Monday, January 28, 2008

The thruth about Undocumented Immigration and crime. The myth created by Anti Immigrants, Extremists, conservaties, xenophobics, like Lou Dobbs, Pat Buchannan, Tom Tancredo and many more.

Anti-immigration forces have been hammering into our heads the dangerous link between illegal immigration and increases in violent crime. Their only problem: the facts don't support their alarmist contentions.

"Some of the most violent criminals at large today are illegal aliens." That's the lead sentence of a policy report published by the Center for Immigration Studies, a Washington, DC institute that provides intellectual ammunition to the anti-immigration forces.

Another CIS study led with a similarly impressionistic assertion about the immigrant-crime link: "In recent years, it has become difficult to avoid perceiving immigrants, legal or not, as overwhelming this country with serious crime."

CIS is not alone in relying on impressions to form opinions about just how illegal immigrants are. On the basis of fear-mongering stories rather than scientific studies, groups like the Center for Immigration Studies have succeeded in convincing the media and the U.S. public that undocumented immigrants are criminals. A National Opinion Research Center survey found in 2000 that 73% of Americans believed that immigrants were casually related to more crime.

But, as in other dimensions of the immigration debate, the facts don't support the alarm.

There have been dozens of national studies examining immigration and crime, and they all come to the same conclusion: immigrants are more law-abiding than citizens. A 2007 study by the Immigration Policy Center (IPC) found that immigrants, whether legal or illegal, are substantially less likely to commit crimes or to be incarcerated than U.S. citizens.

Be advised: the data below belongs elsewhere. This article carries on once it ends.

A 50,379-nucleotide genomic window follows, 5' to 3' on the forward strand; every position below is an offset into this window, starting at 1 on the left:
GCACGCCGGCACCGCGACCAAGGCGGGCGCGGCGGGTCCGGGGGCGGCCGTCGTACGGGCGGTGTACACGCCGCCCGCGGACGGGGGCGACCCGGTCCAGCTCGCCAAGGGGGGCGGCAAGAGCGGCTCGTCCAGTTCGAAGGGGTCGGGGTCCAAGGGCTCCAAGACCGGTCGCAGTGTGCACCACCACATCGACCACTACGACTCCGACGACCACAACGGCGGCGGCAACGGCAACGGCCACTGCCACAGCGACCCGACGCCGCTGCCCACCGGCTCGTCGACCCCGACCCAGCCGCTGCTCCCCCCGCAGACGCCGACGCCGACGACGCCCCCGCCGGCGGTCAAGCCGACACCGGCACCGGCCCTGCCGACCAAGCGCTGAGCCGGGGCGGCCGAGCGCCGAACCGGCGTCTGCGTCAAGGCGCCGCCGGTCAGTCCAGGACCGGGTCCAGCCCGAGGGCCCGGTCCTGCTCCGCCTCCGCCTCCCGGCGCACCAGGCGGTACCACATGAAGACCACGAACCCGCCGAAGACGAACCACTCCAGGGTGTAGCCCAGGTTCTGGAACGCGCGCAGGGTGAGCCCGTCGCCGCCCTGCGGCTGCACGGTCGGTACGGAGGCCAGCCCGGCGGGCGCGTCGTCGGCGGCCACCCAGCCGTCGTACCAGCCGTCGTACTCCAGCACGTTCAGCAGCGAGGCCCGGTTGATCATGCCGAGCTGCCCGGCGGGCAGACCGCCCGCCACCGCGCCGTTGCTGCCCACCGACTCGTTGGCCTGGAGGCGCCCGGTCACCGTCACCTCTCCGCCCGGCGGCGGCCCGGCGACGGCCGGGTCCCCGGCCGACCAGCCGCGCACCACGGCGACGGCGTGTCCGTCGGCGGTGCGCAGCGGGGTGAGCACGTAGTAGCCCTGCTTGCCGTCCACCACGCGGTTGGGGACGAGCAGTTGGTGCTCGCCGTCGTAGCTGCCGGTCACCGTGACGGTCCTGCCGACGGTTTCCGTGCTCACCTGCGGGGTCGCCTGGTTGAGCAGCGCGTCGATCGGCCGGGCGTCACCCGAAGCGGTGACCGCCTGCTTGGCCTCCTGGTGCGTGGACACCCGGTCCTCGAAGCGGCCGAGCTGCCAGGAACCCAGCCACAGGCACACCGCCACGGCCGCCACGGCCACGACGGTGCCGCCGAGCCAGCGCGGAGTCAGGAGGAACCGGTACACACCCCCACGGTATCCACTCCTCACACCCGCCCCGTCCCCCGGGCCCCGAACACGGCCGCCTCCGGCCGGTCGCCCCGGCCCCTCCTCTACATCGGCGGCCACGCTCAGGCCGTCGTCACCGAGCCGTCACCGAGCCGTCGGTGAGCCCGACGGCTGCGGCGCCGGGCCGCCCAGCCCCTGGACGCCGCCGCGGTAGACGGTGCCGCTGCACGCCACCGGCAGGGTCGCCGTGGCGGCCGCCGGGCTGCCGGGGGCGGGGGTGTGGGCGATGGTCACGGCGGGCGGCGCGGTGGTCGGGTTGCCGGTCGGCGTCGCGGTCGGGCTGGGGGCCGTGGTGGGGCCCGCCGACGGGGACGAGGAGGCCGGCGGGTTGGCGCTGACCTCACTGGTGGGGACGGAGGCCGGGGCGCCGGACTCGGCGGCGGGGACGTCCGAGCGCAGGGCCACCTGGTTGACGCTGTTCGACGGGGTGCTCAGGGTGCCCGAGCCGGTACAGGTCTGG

Ruben G. Rumbaut, coauthor of "The Myth of Immigrant Criminality" study, said: "The misperception that immigrants, especially illegal immigrants, are responsible for higher crime rates is deeply rooted in American public opinion and is sustained by media anecdotes and popular myth." According to Rumbaut, a sociology professor at the University of California at Irvine, "This perception is not supported empirically. In fact, it is refuted by the preponderance of scientific evidence."

The Immigration Policy Center study found that:

At the same time that immigration—especially undocumented immigration—has reached or surpassed historic highs, crime rates have declined, notably in cities with large numbers of undocumented immigrants, including border cities like El Paso and San Diego.

Incarceration rate for native-born men in the 18-39 age group was five times higher than for foreign-born men in the same age group.
Data from the census and other sources show that for every ethnic group, incarceration rates among young men are lowest for immigrants, even those who are least educated and least acculturated.
As the study noted, the fact that many immigrants enter the country illegally is framed by anti-immigration forces as an assault on the "rule of law," thereby reinforcing the false impression that immigration and criminality are linked.

One of the most disturbing findings of the IPC study was that immigrant children and immigrants with many years in the country are more likely to become criminals than first-generation immigrants or those with less than 15 years in the country. In other words, the more acculturated immigrants are the more likely they are to become criminals—although still at lower rates than those for non-immigrants.